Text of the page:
For Two Peds in a Pod’s suggestions for how to continue breastfeeding when returning to work,  see our earlier post on this subject. Drs. Kardos and Lai

©2012 Two Peds in a Pod®

 

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The cut of mental illness can be  sharper than any surgeon’s knife. What happens when a child’s emotional turmoil escalates beyond a family’s control?  In the  newly released book Suicide by Security Blanket, and Other Stories from the Child Psychiatry Emergency Service: What Happens to Children with Acute Mental Illness, Drs. Laura Prager and Abigail Donovan bring us behind the scenes of the Massachusetts General Hospital psychiatric emergency room. Although the discussion can be somewhat technical, the real-life stories are poignant and are fascinating not only for healthcare professionals, but for anyone interested in child mental health.

In this excerpt, a dialogue occurs between Dr. E, a child psychiatrist, and Tommy, a depressed fourth grader who has just tried to strangle himself:

“I hate myself. I want to die.” Tommy’s voice lacked any inflection.

“Why?”

“I’m bad. The world is bad. No one likes me. No one wants me as a friend.”

“No one?”

“I’m a loser. No one wants to be friends with a loser. They all hate me.”

“Why are you a loser?”

“I’m fat. I can’t do anything right. I got in to trouble at school.”

“What happened at school?”

“Nothing.”

“Nothing?”

“I wrote bad stuff.”

“Bad stuff?”

“This one kid farts all the time and I wrote ‘fart’ on his notebook.”

“Then what happened?”

“The teacher made me apologize.”

“That’s it?”

“My parents get mad when I do stuff like that.”

“Were they mad this time?”

“I don’t know. I always get in trouble. No one in my family likes me, either. They won’t care if I’m dead.”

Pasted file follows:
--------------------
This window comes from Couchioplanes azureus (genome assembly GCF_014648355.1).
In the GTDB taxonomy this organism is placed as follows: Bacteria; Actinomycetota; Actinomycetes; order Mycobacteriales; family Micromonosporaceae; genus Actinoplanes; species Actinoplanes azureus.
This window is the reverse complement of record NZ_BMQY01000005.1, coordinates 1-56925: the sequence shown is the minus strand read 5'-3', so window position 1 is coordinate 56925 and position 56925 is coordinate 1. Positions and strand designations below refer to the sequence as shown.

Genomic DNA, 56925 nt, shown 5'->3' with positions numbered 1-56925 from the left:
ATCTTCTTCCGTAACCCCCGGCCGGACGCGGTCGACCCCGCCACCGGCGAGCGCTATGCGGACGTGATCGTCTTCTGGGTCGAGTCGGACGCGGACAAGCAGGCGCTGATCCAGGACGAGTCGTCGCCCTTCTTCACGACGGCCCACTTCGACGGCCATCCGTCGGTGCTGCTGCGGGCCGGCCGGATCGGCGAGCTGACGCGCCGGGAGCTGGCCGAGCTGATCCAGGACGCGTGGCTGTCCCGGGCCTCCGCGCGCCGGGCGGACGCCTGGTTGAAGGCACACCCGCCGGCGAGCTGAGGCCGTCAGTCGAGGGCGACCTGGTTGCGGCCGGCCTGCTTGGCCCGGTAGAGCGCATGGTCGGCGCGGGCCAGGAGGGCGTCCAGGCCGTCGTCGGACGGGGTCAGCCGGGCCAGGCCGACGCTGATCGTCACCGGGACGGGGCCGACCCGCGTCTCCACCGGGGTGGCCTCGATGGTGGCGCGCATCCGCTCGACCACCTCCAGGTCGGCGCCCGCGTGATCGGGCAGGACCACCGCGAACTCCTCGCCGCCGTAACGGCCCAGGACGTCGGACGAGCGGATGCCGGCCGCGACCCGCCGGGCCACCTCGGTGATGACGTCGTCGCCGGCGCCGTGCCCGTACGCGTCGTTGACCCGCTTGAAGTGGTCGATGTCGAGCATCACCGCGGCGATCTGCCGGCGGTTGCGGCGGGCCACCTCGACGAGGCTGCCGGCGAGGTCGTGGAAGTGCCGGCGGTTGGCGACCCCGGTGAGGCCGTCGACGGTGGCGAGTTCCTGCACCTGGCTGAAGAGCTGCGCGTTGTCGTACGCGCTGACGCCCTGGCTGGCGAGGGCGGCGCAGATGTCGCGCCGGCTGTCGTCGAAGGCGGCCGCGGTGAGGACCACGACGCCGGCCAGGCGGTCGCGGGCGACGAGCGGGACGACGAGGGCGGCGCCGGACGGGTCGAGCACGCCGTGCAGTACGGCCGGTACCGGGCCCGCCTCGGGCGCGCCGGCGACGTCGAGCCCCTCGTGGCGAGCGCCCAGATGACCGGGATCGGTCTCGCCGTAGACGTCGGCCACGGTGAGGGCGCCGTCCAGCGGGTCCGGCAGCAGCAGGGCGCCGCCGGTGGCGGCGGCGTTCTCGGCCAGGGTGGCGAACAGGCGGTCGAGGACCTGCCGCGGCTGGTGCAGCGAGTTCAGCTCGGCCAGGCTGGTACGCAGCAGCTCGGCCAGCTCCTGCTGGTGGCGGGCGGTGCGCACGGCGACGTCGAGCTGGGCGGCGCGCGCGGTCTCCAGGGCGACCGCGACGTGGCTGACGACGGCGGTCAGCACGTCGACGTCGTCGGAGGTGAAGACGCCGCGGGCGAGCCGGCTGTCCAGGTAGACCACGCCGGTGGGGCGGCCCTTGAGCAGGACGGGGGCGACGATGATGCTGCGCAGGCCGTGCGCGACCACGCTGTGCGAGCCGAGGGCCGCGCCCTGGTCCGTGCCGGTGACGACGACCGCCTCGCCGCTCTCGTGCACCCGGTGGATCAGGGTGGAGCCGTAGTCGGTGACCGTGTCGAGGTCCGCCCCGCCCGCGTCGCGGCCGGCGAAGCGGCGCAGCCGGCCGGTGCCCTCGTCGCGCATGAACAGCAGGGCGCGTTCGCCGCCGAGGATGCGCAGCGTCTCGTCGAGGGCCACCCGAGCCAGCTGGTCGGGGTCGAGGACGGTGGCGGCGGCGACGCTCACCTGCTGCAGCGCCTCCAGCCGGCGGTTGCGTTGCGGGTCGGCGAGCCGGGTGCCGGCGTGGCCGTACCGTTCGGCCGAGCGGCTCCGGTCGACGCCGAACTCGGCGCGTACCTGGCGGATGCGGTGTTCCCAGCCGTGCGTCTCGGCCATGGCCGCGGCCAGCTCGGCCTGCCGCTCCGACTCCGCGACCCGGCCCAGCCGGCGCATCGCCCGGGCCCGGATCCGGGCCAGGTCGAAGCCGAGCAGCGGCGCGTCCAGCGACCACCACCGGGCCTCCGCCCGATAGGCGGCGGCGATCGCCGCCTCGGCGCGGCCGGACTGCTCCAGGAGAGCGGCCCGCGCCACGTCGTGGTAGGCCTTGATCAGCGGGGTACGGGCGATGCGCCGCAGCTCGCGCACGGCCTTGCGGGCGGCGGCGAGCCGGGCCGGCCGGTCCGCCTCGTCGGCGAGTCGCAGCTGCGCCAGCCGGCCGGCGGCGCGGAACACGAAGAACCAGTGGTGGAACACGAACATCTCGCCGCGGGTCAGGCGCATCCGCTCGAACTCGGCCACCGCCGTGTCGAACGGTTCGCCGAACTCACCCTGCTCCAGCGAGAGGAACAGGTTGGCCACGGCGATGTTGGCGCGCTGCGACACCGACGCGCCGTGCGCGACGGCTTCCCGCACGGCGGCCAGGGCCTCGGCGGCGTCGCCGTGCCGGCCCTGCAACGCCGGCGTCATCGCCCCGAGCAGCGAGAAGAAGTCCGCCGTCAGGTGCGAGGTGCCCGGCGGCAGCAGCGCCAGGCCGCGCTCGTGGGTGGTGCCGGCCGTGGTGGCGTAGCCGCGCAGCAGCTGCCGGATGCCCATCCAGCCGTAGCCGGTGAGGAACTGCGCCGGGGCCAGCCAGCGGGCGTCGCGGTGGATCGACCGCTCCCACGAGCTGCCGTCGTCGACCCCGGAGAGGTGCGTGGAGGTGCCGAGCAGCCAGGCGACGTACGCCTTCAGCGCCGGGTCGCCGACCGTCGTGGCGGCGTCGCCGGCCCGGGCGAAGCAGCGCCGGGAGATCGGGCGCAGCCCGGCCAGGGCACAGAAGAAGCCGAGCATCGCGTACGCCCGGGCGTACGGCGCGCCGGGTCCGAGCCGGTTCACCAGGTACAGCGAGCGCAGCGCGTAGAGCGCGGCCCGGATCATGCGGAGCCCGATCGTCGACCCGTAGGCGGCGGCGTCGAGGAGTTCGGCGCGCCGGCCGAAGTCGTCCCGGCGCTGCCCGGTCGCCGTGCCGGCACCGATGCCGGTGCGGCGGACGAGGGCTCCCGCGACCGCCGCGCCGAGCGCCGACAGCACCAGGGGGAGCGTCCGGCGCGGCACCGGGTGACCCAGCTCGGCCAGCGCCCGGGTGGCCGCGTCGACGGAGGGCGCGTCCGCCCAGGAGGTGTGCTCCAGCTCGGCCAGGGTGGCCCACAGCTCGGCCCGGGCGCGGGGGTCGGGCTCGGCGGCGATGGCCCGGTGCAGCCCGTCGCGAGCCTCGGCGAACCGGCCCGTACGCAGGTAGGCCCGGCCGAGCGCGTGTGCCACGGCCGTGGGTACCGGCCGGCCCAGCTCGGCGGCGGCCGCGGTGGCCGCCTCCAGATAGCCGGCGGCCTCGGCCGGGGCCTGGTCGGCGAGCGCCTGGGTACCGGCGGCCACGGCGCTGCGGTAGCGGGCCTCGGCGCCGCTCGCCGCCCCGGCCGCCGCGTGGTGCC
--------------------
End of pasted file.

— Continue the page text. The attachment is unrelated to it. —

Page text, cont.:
…Tommy’s voice got just a bit louder. “After school, I was really mad. I went down to the playroom and I tried to strangle myself. I didn’t have any rope, so I used my scarf. I also thought about going upstairs and trying to jump out a window.”

Did you hurt yourself when you tied the scarf around your neck?”

“No, I couldn’t get it that tight.”

“Did you think that you could kill yourself that way?”

“If I pulled hard enough.”

“So what happened then?”

“My mother came downstairs and found me.”

“I guess it was lucky that your mother was keeping an eye on you. Do you know why she came down?”

“I don’t know. She took the scarf and called the doctor. Here’s the scarf.” Tommy pushed the sheet away from him. He was wearing maroon hospital PJ’s that were slightly too big for him. Around his neck hung a dirty grey-colored knit scarf that looked as if it might once have been another color, perhaps light blue. It had remnants of fringe hanging from each end. The scarf hung loosely, and the ends tumbled into his lap. As he spoke, Tommy absentmindedly started stroking the tattered fringe on one end.

Dr. E tried to regroup. How could the nurses have let this kid sit in a bay with a scarf around his neck when apparently he had just tried to strangle himself with that very scarf?

“Is this the same scarf?”

“Yes. I just told you that. I had it with me.”

“Is this scarf your security blanket? Do you sleep with it?” Dr. E hoped she didn’t sound quite as incredulous as she felt.

“Well, I don’t take it to school, usually. It usually stays on my bed during the day.” He paused before adding, “I had it with me today. It was in my backpack. It used to be light blue. I’ve had it for as long as I can remember. I think my father gave it to my mother but she didn’t like it.”

“You tried to strangle yourself with the scarf you have held on to forever?”

Tommy was silent.

Dr. E fell silent, too.


Reprinted with permission. Courtesy of Praeger Publishers/ABC-Clio, 2012. Available on Amazon.com

Naline Lai, MD and Julie Kardos, MD
©2012 Two Peds in a Pod®